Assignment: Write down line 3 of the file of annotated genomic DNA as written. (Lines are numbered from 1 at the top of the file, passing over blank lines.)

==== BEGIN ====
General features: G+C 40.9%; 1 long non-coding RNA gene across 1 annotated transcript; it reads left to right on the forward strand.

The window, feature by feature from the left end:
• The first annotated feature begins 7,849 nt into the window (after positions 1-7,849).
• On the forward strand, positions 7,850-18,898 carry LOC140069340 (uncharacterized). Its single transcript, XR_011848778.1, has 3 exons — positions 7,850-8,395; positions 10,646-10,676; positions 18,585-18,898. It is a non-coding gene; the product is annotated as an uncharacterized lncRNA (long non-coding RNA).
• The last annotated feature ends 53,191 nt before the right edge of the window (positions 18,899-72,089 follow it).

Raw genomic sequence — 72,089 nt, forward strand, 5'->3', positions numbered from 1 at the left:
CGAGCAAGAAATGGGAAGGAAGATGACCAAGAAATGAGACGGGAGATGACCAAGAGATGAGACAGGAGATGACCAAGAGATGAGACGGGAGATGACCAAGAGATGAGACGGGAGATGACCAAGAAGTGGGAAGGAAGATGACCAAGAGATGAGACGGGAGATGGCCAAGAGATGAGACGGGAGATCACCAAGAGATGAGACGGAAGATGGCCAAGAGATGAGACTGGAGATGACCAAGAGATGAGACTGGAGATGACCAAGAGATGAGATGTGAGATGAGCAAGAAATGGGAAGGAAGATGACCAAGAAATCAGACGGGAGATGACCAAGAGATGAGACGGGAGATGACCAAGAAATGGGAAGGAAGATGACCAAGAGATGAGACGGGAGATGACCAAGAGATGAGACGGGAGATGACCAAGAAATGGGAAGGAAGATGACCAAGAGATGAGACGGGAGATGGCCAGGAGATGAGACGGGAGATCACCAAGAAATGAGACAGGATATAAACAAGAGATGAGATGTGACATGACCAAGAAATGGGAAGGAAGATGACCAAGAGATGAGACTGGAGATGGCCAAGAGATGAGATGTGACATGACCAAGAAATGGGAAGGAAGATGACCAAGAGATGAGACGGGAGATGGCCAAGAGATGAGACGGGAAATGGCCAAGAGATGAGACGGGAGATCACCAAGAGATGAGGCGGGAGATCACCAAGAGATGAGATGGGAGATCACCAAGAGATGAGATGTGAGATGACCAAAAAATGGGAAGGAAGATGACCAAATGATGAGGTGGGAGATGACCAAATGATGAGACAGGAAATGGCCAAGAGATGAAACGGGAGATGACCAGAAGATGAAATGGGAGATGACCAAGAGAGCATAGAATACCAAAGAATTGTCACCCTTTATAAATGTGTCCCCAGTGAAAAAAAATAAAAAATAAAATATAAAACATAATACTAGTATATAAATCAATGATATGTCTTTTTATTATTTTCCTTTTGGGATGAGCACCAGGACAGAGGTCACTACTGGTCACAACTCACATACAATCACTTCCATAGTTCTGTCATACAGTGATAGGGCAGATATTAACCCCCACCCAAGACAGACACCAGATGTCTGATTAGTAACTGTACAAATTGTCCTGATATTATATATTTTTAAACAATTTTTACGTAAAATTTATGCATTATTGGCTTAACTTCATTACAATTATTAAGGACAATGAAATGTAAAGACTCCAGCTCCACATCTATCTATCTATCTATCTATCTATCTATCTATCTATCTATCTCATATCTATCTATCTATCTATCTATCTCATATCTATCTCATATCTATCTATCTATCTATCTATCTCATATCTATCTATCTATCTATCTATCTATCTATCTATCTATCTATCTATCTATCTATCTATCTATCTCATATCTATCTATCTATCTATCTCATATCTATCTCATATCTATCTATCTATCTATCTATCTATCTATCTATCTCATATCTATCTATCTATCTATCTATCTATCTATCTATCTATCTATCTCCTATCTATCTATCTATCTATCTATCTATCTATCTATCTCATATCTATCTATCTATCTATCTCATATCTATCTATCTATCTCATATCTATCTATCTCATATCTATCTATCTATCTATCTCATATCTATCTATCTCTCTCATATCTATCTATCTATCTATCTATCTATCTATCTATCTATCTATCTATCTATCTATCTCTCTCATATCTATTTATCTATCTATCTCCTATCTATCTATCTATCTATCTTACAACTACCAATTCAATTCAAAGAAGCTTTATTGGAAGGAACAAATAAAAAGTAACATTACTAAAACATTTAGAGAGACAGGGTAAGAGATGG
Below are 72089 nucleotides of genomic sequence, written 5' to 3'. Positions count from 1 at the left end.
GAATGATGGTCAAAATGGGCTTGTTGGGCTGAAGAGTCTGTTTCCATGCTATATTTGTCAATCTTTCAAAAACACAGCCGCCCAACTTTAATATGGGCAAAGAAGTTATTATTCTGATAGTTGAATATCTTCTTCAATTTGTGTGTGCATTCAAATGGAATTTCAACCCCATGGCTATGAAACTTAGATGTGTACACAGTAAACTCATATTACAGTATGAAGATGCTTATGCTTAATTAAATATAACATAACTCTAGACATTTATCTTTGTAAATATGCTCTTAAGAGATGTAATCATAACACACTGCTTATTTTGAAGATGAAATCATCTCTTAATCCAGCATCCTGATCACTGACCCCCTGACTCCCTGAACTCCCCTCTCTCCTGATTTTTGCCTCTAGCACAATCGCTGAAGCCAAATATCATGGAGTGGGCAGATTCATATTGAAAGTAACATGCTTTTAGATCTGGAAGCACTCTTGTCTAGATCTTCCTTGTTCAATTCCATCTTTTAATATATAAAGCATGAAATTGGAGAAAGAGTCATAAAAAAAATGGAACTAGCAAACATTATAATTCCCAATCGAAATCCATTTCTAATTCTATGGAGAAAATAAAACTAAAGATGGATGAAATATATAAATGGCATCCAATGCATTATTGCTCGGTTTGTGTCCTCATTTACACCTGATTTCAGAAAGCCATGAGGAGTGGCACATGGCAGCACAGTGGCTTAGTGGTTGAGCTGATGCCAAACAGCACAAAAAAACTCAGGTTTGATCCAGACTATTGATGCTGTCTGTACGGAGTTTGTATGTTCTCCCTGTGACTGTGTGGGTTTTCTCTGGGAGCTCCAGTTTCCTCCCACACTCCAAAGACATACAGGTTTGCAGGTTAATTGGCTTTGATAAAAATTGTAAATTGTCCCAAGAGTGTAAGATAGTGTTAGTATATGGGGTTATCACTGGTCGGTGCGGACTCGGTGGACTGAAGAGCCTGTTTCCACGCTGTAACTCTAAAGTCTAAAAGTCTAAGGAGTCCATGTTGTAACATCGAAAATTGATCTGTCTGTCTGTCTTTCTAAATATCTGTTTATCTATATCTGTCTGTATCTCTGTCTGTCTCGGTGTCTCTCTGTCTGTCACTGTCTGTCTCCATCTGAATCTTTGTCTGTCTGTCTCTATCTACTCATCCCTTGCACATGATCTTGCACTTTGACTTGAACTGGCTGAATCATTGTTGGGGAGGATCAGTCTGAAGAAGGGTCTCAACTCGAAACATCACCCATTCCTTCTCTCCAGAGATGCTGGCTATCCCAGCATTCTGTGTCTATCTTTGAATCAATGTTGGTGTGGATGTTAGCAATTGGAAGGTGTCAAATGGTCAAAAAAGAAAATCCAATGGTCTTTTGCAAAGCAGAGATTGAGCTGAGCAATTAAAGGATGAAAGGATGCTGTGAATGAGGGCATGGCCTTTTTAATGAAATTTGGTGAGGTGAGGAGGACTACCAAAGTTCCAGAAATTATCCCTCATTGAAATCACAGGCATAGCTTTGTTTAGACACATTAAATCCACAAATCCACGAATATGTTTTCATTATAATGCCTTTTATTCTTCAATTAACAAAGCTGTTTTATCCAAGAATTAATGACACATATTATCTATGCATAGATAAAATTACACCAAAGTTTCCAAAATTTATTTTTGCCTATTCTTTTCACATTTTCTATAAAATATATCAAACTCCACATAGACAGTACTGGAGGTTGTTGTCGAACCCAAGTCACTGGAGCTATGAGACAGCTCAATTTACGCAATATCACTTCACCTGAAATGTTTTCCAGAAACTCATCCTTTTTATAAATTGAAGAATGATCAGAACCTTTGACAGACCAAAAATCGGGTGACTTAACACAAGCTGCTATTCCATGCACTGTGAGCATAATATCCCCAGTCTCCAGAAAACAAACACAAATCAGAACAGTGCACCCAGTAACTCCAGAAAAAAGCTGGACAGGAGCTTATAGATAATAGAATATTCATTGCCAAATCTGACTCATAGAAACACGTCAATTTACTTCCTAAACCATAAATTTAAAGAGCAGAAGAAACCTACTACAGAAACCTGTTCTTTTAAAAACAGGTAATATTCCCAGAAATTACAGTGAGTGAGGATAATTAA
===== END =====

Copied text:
• The first annotated feature begins 7,849 nt into the window (after positions 1-7,849).